Does it Really Matter What the Fifth State Is? – Book Review

Plasma has been called magic, it’s been called the fourth state of matter, well, come to think of it, it’s been called a lot of things hasn’t it. As our scientists progress and as humans travel to destination locations off planet, the study of plasma will continue to be an important part of the understanding we’ll need. Consider if you will the importance Plasma Physics and this Forth State of Matter, and why our future scientist will need to be well-versed in the subject.

WikiPedia explains plasma in this way; “In physics and chemistry, plasma is a state of matter similar to gas in which a certain portion of the particles are ionized. The basic premise is that heating a gas dissociates its molecular bonds, rendering it into its constituent atoms. Further heating leads to inonization (a loss or gain of electrons), turning it into a plasma: containing charged particles, positive ions and negative electrons,” and I’d say that sums it up very nicely.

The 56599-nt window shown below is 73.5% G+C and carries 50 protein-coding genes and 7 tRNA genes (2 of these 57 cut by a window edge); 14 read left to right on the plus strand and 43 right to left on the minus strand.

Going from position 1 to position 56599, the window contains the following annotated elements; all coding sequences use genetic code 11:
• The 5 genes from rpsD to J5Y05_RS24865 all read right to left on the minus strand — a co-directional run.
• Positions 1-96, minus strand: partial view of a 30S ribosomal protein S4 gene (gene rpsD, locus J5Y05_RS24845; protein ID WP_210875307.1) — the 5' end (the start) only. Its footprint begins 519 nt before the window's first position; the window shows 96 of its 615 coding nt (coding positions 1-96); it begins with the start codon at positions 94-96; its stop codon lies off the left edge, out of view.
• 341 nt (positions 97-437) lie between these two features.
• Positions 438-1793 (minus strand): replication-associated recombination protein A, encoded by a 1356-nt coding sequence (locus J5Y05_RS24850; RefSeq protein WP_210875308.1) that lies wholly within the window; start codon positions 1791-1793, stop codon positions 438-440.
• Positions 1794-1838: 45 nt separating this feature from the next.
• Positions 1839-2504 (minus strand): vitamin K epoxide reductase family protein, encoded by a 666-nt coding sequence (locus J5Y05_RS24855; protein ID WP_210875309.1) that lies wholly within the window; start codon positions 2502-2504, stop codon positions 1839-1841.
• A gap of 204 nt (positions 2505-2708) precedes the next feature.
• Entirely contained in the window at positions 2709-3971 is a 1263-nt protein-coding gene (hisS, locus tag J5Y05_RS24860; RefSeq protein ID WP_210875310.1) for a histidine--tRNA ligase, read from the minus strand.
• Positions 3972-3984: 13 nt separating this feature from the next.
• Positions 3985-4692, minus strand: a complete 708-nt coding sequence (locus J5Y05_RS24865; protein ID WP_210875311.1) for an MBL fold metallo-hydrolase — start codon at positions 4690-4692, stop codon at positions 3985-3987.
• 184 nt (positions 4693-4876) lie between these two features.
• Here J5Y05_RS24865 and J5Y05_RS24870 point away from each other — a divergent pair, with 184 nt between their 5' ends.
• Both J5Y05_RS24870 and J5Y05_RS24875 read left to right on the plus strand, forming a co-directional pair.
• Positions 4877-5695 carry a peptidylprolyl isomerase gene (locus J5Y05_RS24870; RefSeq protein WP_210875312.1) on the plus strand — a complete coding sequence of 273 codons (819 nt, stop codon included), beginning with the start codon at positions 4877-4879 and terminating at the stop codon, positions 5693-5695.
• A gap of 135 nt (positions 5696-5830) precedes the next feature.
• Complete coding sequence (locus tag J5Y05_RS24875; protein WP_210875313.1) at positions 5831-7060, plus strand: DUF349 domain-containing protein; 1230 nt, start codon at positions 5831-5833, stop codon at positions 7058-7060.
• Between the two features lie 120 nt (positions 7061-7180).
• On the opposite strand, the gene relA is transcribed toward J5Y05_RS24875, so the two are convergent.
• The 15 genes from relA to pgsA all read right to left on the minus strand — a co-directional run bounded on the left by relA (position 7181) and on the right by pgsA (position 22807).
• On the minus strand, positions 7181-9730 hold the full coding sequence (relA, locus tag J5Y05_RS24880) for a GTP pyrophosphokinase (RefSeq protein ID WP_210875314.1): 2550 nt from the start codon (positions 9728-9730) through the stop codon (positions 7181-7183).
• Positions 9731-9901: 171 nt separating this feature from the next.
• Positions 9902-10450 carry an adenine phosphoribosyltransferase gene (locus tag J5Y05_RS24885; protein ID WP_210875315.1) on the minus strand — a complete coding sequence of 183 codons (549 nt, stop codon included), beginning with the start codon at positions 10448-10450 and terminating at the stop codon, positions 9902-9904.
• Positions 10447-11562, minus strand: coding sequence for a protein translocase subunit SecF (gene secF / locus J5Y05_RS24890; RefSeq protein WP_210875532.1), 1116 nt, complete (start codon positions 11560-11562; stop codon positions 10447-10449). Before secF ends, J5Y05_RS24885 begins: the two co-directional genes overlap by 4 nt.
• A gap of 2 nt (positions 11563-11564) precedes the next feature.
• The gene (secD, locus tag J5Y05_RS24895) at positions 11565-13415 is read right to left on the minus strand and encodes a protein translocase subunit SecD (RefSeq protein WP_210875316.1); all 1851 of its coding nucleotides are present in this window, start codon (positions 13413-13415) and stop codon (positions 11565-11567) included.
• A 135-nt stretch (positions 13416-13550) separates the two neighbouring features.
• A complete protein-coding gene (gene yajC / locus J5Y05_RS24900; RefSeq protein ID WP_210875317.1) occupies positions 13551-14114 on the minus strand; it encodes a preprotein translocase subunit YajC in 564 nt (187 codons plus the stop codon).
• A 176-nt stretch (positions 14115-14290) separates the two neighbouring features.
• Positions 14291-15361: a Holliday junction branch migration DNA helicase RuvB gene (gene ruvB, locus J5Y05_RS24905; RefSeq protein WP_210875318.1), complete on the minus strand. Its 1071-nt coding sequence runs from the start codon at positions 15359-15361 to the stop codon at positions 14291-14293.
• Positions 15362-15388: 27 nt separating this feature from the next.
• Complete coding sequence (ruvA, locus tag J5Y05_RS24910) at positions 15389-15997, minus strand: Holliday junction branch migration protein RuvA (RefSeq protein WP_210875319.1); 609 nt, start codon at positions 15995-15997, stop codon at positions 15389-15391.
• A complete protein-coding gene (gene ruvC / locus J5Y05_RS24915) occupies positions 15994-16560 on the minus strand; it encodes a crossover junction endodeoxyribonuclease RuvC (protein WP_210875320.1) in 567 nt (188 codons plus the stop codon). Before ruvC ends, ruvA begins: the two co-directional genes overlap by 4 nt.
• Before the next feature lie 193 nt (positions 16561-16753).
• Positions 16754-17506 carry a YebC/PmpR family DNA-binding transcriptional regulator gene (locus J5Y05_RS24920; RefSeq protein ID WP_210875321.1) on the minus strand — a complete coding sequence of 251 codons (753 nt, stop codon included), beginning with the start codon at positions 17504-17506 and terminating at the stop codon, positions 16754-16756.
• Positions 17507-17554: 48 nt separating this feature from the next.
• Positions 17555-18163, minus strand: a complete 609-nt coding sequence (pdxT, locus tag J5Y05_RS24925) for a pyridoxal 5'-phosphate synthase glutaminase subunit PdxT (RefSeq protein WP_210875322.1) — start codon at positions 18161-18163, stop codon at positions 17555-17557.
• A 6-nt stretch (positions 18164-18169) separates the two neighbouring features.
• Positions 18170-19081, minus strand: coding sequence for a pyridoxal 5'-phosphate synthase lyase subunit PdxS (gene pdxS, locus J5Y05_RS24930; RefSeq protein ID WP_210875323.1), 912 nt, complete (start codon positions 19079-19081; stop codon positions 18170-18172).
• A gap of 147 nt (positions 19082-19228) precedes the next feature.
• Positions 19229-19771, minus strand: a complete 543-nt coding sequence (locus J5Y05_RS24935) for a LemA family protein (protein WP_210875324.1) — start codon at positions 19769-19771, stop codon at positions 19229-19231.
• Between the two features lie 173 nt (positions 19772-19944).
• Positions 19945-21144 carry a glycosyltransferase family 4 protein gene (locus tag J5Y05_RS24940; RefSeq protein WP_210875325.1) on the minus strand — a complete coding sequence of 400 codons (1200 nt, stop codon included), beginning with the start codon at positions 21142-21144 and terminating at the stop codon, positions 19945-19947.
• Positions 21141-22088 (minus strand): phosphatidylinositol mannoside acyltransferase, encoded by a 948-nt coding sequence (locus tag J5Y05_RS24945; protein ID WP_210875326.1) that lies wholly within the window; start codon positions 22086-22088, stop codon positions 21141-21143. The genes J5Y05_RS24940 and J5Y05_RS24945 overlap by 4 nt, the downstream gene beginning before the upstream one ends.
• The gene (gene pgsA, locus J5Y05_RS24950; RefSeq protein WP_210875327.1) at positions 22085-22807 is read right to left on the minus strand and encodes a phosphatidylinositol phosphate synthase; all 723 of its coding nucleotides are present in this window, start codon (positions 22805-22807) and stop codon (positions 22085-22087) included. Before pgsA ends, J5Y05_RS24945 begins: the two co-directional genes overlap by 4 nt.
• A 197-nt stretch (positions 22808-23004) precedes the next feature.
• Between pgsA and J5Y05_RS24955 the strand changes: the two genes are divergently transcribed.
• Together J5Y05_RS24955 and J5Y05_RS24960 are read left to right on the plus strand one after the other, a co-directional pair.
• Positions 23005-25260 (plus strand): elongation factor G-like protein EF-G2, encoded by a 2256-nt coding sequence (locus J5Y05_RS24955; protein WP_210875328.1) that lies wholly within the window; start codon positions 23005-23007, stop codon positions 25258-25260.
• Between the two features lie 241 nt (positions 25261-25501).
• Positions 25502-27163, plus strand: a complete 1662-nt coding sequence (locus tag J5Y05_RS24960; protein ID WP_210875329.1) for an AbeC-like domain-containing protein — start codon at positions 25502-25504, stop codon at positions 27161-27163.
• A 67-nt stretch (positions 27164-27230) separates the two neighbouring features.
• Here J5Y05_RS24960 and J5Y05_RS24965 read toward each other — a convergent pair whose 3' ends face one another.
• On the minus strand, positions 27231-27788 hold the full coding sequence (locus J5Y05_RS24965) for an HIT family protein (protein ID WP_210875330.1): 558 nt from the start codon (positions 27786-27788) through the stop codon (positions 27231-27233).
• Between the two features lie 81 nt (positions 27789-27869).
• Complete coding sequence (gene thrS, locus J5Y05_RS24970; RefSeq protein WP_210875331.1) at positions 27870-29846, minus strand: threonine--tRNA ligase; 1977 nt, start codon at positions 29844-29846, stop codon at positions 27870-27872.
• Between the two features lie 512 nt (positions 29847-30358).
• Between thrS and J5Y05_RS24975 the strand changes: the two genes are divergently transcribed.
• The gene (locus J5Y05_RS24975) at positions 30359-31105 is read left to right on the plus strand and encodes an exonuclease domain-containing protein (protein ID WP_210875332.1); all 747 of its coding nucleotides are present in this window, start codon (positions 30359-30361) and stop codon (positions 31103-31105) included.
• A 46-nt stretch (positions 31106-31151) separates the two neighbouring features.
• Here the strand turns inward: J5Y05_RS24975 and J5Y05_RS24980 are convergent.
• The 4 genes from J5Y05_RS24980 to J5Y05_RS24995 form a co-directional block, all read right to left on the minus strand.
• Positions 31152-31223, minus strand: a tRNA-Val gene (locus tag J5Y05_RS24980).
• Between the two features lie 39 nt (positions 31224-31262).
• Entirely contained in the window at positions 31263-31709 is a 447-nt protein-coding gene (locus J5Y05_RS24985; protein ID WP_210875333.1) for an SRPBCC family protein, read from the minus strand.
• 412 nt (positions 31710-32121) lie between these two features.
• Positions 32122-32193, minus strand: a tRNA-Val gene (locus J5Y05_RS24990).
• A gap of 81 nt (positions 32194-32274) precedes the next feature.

But that’s not the half of it, because consider all the potential applications and uses, not only for space flight, propulsion, power generation, etc, and so on, but also to our understanding of matter in general, along with the universe we reside. If this topic interests you as much as it blows my mind, perhaps, I’d like to recommend a very good book to you. One I own and totally believe is the “best” book on the topic, I’ve ever seen. The name of the book is:

“Principles of Plasma Physics for Engineers and Scientists” by Umran S. Inan (Stanford University) and Marek Golkowski (University of Colorado, Denver), Cambridge Press, (2011), 284 pages, ISBN: 978-0-521-19372-6.

Yes, this book is fairly expensive, and probably not for the average Joe with curiosity of such things, the book I have here is a hard bound work and it cost $100. Still, it’s well worth it. The book describes Single Particle Motions, Kinetic Theory of Plasmas, Multiple Fluid Theory, Collisions and Plasma Conductivity Introduction of Waves into Plasma, and Plasma Diffusion amongst many other things, especially interesting to me was all the information behind the effects of ionization, waves, magnetization, and temperature on Plasma.

The appendix is excellent and that alone is worth the price as a solid reference to have around. If someone was teaching a class on plasma physics, this might be the best textbook around, not to mention a perfect reference book to have handy, which is what I use it for. Indeed, if you are an engineer, scientist, grad student, researcher, or want to be, then you need this book too. Please consider all this and think on it.

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